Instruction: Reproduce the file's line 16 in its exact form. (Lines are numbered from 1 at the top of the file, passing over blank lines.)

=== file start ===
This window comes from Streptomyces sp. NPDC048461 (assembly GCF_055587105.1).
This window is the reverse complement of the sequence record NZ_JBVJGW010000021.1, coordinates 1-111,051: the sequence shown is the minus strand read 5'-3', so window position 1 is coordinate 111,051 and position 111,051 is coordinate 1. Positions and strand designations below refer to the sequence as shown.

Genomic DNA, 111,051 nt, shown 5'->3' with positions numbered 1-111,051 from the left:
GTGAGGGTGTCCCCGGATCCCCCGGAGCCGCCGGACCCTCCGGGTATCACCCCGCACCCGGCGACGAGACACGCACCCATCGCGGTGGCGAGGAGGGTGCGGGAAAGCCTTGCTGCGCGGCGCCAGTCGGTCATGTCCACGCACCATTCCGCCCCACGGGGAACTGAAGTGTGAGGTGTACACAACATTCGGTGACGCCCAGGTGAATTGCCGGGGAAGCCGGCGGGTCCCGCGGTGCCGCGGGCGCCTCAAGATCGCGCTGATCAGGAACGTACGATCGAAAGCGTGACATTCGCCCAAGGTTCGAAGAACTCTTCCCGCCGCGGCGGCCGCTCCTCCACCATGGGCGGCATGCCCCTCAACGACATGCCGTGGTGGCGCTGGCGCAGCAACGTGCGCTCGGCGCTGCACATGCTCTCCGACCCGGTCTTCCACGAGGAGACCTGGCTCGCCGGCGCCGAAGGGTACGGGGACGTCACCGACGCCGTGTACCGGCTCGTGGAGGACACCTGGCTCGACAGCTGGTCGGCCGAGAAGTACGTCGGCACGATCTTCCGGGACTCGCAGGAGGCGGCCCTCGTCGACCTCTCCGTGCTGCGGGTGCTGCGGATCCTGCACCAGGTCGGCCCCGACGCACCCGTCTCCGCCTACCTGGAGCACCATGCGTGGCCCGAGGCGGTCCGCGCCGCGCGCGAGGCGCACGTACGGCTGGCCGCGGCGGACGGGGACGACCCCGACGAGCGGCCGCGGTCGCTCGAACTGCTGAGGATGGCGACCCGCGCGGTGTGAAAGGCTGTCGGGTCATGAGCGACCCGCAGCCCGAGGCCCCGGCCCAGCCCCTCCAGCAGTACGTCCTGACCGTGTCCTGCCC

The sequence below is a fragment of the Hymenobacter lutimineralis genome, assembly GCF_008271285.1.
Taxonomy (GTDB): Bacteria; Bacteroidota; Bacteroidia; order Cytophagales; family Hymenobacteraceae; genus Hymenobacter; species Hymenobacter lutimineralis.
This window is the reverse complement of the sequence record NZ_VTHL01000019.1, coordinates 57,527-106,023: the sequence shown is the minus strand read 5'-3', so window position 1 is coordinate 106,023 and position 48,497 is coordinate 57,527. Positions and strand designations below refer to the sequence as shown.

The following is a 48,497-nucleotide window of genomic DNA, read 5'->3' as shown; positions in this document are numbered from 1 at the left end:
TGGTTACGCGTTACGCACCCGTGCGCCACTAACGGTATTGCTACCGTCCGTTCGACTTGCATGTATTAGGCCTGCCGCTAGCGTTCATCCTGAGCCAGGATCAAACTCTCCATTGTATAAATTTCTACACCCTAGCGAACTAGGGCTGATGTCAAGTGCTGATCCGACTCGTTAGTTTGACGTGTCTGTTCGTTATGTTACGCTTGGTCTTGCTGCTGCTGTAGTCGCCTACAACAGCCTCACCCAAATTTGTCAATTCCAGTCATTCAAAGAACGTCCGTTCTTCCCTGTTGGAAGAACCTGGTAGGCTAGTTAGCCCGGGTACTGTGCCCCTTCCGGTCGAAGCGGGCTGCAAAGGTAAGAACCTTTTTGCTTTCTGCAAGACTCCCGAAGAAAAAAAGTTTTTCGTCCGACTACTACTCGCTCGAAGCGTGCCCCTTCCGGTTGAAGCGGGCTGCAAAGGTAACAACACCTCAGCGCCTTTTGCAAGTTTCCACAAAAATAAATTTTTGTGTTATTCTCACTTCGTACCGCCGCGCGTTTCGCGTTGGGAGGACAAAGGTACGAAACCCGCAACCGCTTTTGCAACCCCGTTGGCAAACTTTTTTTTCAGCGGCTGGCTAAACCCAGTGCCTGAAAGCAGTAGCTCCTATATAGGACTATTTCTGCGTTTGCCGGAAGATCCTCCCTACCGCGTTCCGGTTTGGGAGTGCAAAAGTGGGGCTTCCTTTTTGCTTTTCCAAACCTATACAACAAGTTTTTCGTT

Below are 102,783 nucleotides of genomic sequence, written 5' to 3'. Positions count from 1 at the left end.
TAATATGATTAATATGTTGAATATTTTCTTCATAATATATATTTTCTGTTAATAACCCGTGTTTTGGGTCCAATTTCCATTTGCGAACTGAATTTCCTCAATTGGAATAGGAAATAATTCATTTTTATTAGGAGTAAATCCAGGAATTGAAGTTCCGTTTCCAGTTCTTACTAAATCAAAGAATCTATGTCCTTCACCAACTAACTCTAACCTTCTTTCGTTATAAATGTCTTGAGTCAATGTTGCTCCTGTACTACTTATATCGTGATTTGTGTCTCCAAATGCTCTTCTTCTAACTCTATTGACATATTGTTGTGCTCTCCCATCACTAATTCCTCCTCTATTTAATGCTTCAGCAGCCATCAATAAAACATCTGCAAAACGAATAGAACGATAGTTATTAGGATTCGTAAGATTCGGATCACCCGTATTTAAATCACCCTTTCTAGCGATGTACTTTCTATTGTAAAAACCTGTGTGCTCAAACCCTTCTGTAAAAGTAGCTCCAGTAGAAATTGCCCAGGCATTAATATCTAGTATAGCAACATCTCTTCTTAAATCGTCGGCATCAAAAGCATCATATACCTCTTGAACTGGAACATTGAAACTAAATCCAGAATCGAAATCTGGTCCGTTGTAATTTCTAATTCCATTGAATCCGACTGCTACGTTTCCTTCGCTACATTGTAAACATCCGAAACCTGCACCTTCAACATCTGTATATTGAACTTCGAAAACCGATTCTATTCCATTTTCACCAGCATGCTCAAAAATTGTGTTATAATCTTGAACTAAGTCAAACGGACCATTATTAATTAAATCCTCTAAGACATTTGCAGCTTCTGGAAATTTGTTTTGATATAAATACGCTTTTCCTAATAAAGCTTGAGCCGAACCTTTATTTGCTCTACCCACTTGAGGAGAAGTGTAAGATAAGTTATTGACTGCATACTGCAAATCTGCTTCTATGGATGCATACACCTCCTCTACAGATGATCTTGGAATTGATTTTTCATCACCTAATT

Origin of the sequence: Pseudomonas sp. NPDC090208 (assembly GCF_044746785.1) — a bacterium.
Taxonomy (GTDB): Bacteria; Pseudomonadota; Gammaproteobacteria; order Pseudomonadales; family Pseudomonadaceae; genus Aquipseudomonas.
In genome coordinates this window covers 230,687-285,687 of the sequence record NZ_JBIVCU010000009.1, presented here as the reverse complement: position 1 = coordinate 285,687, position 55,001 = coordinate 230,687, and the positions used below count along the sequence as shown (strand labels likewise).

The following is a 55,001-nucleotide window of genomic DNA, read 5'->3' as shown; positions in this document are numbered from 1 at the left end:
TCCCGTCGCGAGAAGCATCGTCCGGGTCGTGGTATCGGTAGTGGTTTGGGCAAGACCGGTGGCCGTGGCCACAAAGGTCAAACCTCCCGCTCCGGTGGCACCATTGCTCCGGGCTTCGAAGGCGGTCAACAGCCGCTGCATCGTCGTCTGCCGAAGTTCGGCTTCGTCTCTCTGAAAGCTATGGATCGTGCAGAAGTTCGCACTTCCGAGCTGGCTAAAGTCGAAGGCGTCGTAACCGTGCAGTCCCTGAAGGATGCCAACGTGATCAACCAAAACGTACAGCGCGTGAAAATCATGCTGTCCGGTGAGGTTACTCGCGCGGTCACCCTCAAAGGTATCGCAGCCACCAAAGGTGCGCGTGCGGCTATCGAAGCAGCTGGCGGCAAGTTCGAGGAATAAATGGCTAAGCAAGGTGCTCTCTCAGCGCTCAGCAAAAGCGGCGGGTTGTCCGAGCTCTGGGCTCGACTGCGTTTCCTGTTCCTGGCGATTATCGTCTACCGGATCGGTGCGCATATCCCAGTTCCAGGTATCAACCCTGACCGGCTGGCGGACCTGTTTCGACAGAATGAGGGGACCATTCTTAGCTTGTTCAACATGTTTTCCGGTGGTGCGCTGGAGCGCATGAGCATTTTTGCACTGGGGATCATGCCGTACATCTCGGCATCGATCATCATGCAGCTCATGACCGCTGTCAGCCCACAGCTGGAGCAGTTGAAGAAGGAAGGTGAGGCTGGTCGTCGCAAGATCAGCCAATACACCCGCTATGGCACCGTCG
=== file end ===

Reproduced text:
TCCCGTCGCGAGAAGCATCGTCCGGGTCGTGGTATCGGTAGTGGTTTGGGCAAGACCGGTGGCCGTGGCCACAAAGGTCAAACCTCCCGCTCCGGTGGCACCATTGCTCCGGGCTTCGAAGGCGGTCAACAGCCGCTGCATCGTCGTCTGCCGAAGTTCGGCTTCGTCTCTCTGAAAGCTATGGATCGTGCAGAAGTTCGCACTTCCGAGCTGGCTAAAGTCGAAGGCGTCGTAACCGTGCAGTCCCTGAAGGATGCCAACGTGATCAACCAAAACGTACAGCGCGTGAAAATCATGCTGTCCGGTGAGGTTACTCGCGCGGTCACCCTCAAAGGTATCGCAGCCACCAAAGGTGCGCGTGCGGCTATCGAAGCAGCTGGCGGCAAGTTCGAGGAATAAATGGCTAAGCAAGGTGCTCTCTCAGCGCTCAGCAAAAGCGGCGGGTTGTCCGAGCTCTGGGCTCGACTGCGTTTCCTGTTCCTGGCGATTATCGTCTACCGGATCGGTGCGCATATCCCAGTTCCAGGTATCAACCCTGACCGGCTGGCGGACCTGTTTCGACAGAATGAGGGGACCATTCTTAGCTTGTTCAACATGTTTTCCGGTGGTGCGCTGGAGCGCATGAGCATTTTTGCACTGGGGATCATGCCGTACATCTCGGCATCGATCATCATGCAGCTCATGACCGCTGTCAGCCCACAGCTGGAGCAGTTGAAGAAGGAAGGTGAGGCTGGTCGTCGCAAGATCAGCCAATACACCCGCTATGGCACCGTCG